» Dana Bookbinder to Speak on Special Needs Trusts for NJ ICLE

Dana Bookbinder to Speak on Special Needs Trusts for NJ ICLE

Moorestown, NJ (Law Firm Newswire) June 10, 2012 - Begley Law Group attorney Dana E. Bookbinder is speaking at the NJ ICLE seminar, "Special Needs Trusts: Key Strategies for Successful Planning & Administration."

The Begley Law Group

The seminar addresses the basics of special needs trusts. A special needs trust is designed to ensure that beneficiaries can use the assets as intended for their benefit. For attorneys, it is imperative that they have a solid understanding of the extensive issues that can be involved to best help clients plan for the financial security of a child with a disability.

"This special needs trust seminar is designed to give legal professionals a guide to properly plan for the future of the special needs dependent," stated Begley Law Group attorney Dana Bookbinder.

Bookbinder is speaking about the possible impact of the Affordable Care Act. Other topics covered include: how to set up a discretionary trust to supplement SSI income; advantages of trusts; tips on document drafting; how to best select a trustee and an overview of the trustee's duties; and issues in liquidation.

This NJ ICLE program has been approved by the Board on Continuing Legal Education of the Supreme Court of New jersey for up to 4.5 hours of total CLE credit. The seminar is in New Brunswick on Thursday June 27, from 9 a.m. to 1 p.m. at the NJ Law Center. Parties interested in registering can go to NJICLE.com for details or call 732-214-8500.

Attorney Bookbinder is a Certified Elder Law Attorney (CELA), accredited by the National Elder Law Foundation, and a Series 65 licensed investment advisor. Her practice areas focus on estate planning, disability planning, asset protection planning, elder law, life care planning, veteran’s planning, and estate & trust administration. She is also an accredited attorney for the preparation, presentation and prosecution of claims for veteran’s benefits before the Department of Veterans Affairs (VA). She has written about legal devices for asset, estate and tax planning for the New Jersey Law Journal’s Financial Planning Supplement, and is a member of the New Jersey State, Pennsylvania and District of Columbia bar associations.

Learn more at http://www.begleylawyer.com/

Colleen Caruso
Begley Law Group, P.C.
509 S. Lenola Road, Building 7
Moorestown, NJ 08057
Tel: 800.533.7227

  • WHAT IS A SELF-SETTLED SPECIAL NEEDS TRUST?
    by Thomas D. Begley, Jr., CELA Trusts for disabled individuals who have not reached age 65 and are funded with assets of the disabled person are authorized under OBRA-93.[1] The trust is for the benefit of disabled persons. The person must be under 65 at the inception of the trust. While the trust must be established and funded prior to the beneficiary attaining the age of 65, it may continue after 65. If the trust is funded with a structured settlement prior to the beneficiary attaining the age of 65, the trust remains viable even though payments from the annuity [...]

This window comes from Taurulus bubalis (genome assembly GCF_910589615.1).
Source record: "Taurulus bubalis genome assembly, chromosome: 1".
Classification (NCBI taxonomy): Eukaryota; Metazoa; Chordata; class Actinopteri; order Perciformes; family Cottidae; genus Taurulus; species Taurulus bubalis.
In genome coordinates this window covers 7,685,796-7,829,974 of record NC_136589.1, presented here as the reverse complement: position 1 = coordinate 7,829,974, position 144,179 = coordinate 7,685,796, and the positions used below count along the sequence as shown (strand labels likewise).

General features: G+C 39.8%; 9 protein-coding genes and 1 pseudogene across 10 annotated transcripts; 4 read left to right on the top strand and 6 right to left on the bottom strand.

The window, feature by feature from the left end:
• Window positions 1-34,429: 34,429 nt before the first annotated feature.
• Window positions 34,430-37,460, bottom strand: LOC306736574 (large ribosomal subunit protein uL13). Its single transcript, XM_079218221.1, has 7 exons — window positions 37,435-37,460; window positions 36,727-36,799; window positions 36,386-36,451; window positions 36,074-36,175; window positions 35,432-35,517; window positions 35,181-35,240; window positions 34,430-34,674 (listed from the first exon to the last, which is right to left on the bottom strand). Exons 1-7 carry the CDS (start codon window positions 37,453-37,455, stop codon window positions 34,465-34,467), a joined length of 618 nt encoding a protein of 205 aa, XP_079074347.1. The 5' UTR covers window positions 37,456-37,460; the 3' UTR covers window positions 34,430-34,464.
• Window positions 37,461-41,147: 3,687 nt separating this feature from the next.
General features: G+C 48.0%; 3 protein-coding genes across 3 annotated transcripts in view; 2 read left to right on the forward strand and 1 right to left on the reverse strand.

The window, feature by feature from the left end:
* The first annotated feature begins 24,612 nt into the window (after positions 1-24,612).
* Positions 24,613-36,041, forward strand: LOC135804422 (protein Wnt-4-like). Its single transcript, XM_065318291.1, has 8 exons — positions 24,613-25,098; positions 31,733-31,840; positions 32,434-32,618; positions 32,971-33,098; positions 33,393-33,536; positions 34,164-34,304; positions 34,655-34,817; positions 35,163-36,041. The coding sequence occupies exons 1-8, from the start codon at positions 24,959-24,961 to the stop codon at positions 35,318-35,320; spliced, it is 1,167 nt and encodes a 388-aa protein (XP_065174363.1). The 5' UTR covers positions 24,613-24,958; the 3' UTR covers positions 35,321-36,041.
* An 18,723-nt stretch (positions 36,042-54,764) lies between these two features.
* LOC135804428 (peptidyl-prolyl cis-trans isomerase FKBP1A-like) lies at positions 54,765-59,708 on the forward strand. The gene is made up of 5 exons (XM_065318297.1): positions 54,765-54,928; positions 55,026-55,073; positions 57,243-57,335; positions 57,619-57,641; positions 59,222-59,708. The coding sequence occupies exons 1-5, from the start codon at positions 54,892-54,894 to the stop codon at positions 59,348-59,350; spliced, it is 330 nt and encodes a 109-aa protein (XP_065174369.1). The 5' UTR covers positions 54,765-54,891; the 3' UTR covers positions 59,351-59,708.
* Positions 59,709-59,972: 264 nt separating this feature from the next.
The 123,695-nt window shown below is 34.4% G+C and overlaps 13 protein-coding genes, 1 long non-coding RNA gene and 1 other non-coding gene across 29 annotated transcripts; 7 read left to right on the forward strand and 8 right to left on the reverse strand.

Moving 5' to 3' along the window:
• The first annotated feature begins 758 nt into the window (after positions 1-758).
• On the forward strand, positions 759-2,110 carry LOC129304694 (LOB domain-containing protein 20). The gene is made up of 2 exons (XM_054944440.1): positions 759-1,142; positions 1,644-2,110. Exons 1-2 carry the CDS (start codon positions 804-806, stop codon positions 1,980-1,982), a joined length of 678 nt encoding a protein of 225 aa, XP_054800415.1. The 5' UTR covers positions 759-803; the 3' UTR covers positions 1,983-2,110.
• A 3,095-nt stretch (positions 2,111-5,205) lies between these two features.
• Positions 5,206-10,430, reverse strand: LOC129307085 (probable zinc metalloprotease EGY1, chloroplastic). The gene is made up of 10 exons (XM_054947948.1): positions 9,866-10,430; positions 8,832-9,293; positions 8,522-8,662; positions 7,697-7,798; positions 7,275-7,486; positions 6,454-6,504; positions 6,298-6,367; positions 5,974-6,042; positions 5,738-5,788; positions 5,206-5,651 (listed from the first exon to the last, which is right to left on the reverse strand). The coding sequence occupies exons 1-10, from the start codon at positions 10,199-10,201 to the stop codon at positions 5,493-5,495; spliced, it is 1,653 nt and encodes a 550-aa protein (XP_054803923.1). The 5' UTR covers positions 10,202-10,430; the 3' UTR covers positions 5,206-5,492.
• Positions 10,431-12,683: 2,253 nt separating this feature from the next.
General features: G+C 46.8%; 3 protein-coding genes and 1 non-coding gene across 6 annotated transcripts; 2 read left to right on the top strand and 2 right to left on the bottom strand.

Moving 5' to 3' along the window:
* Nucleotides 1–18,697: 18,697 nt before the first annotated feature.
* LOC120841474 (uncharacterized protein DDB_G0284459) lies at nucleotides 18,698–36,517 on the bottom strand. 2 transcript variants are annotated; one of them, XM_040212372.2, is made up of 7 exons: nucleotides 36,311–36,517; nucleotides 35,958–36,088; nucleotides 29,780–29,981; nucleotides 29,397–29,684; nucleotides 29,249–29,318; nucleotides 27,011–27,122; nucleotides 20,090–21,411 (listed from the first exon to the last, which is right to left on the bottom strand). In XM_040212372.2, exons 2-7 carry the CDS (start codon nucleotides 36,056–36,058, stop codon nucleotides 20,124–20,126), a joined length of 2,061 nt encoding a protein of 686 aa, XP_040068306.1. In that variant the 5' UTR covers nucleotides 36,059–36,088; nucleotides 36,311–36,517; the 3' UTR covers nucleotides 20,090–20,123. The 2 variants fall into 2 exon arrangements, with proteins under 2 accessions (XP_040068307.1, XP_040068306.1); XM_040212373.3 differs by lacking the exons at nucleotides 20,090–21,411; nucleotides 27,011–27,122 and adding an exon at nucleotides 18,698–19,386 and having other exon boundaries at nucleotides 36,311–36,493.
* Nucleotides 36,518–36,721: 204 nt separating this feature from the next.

• WHAT IS A THIRD PARTY SPECIAL NEEDS TRUST?
    by Thomas D. Begley, Jr., CELA A Third Party Special Needs Trust is usually used in a Medicaid context not for the benefit of the grantor of the trust, but for the beneficiary. The grantor of the trust is typically a parent, but could be grandparent, sibling, other relative or friend. The grantor uses the grantor’s assets to fund the trust. The assets of the beneficiary cannot be used to fund a Third Party Special Needs Trust. In order for the trust to be a Special Needs Trust, the beneficiary must be disabled. Disability is usually determined by the fact [...]
  • USING SELF-SETTLED SPECIAL NEEDS TRUSTS TO PROTECT PUBLIC BENEFITS
    Many public benefits available to persons with disabilities, such as Supplemental Security Income (SSI) and Medicaid, place limits on income and certain types of assets. Exceeding such limits can lead individuals to lose some or all of their benefits. Individuals receiving SSI are limited to $2,000 of assets. For many individuals, their Medicaid is linked to their SSI. Today there are many Medicaid Waiver Programs. In many states the asset limit for these waiver programs is also $2,000, but this varies from program-to-program and from state-to-state. Assets held in ABLE accounts do not affect SSI until the ABLE account reaches [...]

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